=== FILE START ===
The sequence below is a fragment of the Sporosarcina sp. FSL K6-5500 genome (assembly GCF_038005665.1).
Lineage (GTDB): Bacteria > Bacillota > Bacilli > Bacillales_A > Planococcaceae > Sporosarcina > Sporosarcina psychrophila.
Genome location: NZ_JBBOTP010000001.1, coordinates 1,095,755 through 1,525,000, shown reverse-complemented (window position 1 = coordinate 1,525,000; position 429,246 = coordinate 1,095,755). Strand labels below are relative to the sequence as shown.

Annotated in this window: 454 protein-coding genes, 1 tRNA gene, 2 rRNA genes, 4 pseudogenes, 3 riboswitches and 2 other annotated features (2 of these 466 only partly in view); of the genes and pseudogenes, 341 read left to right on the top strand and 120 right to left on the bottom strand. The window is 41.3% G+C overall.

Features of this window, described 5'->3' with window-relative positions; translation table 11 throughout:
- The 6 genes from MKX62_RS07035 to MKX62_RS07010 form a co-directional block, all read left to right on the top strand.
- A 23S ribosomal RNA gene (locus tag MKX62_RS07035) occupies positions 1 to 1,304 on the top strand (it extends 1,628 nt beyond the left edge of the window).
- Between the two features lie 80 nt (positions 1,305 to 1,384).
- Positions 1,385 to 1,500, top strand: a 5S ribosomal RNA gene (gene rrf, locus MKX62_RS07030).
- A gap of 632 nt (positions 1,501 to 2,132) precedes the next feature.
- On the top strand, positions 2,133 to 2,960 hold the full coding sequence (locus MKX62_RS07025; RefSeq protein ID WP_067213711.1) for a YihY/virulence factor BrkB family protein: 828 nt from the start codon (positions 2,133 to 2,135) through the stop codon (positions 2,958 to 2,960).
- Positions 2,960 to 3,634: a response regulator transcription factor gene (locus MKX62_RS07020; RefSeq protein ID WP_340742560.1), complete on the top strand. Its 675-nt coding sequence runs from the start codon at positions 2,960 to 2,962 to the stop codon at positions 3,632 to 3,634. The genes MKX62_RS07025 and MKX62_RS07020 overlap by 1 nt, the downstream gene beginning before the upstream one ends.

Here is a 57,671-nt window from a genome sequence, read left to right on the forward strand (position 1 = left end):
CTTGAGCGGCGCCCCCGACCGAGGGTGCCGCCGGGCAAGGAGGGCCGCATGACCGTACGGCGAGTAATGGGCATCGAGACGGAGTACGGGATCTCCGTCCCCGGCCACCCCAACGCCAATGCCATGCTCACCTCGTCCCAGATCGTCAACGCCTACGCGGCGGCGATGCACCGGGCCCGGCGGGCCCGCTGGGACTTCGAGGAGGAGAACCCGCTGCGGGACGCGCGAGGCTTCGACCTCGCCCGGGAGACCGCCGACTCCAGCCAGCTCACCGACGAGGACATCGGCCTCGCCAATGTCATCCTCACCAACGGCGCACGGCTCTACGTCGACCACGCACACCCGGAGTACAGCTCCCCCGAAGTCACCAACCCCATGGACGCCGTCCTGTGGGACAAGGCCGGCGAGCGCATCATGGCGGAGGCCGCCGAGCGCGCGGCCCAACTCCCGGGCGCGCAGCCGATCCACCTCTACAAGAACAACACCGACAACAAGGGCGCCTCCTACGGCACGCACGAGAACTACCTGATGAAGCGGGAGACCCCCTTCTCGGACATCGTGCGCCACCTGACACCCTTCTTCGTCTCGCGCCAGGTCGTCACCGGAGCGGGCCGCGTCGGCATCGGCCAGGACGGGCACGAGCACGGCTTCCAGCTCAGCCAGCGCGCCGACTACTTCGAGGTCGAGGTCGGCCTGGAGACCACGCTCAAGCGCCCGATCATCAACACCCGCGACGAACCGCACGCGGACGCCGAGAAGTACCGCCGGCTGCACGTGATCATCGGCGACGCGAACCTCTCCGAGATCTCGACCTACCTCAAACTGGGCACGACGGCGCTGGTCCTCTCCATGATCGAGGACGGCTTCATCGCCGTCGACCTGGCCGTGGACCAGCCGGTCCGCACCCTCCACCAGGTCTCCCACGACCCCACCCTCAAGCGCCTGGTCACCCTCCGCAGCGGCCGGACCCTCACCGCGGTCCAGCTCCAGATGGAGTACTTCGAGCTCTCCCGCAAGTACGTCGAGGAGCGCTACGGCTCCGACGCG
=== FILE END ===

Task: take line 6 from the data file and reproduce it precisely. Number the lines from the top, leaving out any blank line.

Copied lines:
- The 6 genes from MKX62_RS07035 to MKX62_RS07010 form a co-directional block, all read left to right on the top strand.